Using Peer Education to Promote Balance, Fitness, and Physical Activity Among Individuals with Intellectual Disabilities
Article - Merrimack Access Only
American Journal of Health Studies
Expert Health Data System, Inc.
Background. The current study examined a peer education program aimed at increasing physical activity participation and promoting fitness and balance among adults with intellectual disabilities (ID). Methods. Twenty-two individuals (NMale=13, NFemale=9, Mean age=26.7) with ID participated in exercise and education sessions two days a week for 6-weeks. Pre- and post- tests were implemented. Results. Participants significantly reduced their waist circumference, t(18) = 1.83, p<- 05, increased physical activity participation, t(10) =3.62, p<. 001, and improved their peformance on sit-to-stand test, t(17)=4.78, p<.001, and balance test, t(18)=1.76, p<.05,. No significant changes on BMI, hand grid test, and 6-minute walking test. Conclusion. Peer education shows promising effects on promoting physical activity, fitness, and balance among individuals with ID.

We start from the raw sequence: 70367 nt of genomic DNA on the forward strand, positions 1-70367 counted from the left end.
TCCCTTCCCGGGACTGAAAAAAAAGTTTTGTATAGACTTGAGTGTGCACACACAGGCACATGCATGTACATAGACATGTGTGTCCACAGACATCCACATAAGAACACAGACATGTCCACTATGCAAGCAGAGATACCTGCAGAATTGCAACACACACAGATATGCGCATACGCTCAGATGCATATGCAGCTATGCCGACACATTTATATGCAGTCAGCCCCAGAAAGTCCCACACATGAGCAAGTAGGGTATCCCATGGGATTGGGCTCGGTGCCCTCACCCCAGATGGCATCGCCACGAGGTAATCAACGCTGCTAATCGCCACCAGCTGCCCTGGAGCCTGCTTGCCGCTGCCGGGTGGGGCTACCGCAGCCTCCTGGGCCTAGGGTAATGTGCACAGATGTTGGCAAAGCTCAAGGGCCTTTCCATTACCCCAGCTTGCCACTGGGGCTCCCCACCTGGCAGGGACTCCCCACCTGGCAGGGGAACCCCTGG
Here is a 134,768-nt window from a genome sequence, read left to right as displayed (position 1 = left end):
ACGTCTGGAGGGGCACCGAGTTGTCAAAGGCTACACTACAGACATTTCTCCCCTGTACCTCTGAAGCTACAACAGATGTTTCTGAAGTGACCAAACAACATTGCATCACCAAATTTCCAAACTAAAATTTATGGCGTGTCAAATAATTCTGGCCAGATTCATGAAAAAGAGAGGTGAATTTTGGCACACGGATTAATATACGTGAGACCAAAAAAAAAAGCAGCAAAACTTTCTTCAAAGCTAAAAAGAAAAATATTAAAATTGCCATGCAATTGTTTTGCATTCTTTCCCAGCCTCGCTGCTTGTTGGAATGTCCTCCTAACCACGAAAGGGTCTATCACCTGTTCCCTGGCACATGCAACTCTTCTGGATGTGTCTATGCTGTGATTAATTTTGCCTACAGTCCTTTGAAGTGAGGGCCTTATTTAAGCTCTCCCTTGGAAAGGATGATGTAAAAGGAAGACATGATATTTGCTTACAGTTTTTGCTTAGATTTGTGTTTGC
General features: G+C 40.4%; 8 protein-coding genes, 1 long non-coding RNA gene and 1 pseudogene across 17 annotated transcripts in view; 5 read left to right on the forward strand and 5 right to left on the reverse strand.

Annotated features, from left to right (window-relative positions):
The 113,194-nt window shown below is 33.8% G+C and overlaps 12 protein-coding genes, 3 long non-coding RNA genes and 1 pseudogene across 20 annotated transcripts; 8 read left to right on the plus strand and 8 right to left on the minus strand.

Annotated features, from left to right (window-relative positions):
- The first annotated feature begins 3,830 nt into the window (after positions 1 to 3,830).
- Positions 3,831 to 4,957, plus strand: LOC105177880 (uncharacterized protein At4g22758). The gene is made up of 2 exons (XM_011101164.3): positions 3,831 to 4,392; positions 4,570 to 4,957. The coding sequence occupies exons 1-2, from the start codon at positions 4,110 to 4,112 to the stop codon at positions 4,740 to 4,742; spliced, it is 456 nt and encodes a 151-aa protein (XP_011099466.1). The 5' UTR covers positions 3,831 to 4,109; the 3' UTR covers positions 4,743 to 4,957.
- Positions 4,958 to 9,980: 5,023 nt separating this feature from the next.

Finn, K. E.,
Corcoran, M. P.
(2015). Using Peer Education to Promote Balance, Fitness, and Physical Activity Among Individuals with Intellectual Disabilities. American Journal of Health Studies, 30(4), 180-186.
Available at: http://scholarworks.merrimack.edu/health_facpubs/38